It's a tragedy of Shakespearean proportions.
But all of this can be avoided by simply checking the thermostat in your wine cellar.
So, how exactly does temperature affect wine?
To answer this question, we need to briefly revisit chemistry class.
Wine is mostly composed of water and alcohol. The remaining 3% of wine—the chemical compounds—do the heavy lifting. These chemical compounds impart color, aroma, and flavor to the wine, i.e. all of the good stuff. (Although alcohol is arguably the good stuff, too.)
These compounds react to each other and to the environment around them. One bottle of wine may have thousands of different chemical compounds. And they're a fragile bunch. If the compounds bump against each other, which happens when your wine is subjected to constant vibrations, certain acids, like tartaric, can decrease in the wine. This leads to a dull taste.
And, if your wine gets too warm, acetic acid can form. Acetic acid is one of the main components of vinegar.
Wine, along with every other organic substance on earth, will age. But it ages more rapidly when warm. Aging is not bad for wine, especially if the wine is meant to be aged. When wine ages at a proper pace, its flavors and aromas have a chance to evolve and develop. However, if the wine ages too quickly, then it will expire before you have a chance to taste it.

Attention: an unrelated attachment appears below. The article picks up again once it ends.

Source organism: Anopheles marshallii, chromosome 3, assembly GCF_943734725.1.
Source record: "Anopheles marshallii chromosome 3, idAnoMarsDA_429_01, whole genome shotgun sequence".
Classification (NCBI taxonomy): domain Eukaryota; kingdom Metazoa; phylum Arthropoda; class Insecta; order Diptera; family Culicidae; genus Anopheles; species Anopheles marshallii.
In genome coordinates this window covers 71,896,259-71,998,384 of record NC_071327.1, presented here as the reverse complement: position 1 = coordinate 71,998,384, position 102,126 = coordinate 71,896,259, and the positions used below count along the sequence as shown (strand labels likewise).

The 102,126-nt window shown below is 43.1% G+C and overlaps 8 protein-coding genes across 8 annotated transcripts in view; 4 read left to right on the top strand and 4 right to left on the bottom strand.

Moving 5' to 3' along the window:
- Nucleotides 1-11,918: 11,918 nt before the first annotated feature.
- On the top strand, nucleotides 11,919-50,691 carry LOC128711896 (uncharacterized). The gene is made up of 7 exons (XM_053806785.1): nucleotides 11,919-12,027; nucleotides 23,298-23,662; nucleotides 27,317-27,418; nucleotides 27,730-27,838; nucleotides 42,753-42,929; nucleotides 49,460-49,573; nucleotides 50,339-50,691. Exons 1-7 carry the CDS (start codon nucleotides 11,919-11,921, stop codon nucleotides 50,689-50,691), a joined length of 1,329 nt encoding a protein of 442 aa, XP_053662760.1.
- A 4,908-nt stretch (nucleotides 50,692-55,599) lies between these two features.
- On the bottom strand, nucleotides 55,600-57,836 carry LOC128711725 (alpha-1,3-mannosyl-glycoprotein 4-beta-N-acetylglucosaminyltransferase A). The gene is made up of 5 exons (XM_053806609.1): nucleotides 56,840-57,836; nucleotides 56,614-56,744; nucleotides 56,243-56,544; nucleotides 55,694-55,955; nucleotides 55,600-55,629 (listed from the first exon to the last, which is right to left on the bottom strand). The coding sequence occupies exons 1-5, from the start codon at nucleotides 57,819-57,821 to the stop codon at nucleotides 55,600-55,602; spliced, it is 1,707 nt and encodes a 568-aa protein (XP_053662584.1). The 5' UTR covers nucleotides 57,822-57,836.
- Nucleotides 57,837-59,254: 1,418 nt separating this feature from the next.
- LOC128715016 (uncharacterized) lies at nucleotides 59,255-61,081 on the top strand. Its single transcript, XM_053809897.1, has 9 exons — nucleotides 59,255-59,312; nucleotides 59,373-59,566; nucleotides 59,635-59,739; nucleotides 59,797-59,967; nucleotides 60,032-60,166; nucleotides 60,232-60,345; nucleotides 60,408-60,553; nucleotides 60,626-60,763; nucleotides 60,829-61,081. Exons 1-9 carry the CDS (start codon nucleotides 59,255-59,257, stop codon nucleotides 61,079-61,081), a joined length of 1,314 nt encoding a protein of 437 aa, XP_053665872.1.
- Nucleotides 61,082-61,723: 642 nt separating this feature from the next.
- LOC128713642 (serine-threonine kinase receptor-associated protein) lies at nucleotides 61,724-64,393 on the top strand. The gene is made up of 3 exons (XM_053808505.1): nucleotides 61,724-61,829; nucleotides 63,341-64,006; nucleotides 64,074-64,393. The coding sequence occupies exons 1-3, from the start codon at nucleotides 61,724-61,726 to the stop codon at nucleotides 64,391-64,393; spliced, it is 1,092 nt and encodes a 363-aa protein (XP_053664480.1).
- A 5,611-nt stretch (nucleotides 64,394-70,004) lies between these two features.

The goal is to slow and control the aging process so that your wine is reliably delicious when you want to enjoy it.
Now, keep in mind that most wine should not be aged. The vast majority of wine (99%) is meant to be consumed now, i.e. within two to five years after purchase. (Reds typically last longer than whites.)
But just because you aren’t aging the wine for an extended length of time doesn’t mean that you shouldn’t carefully preserve the wine in storage. After all, a $30 bottle is still an investment. And that investment adds up with each new bottle you add to your collection.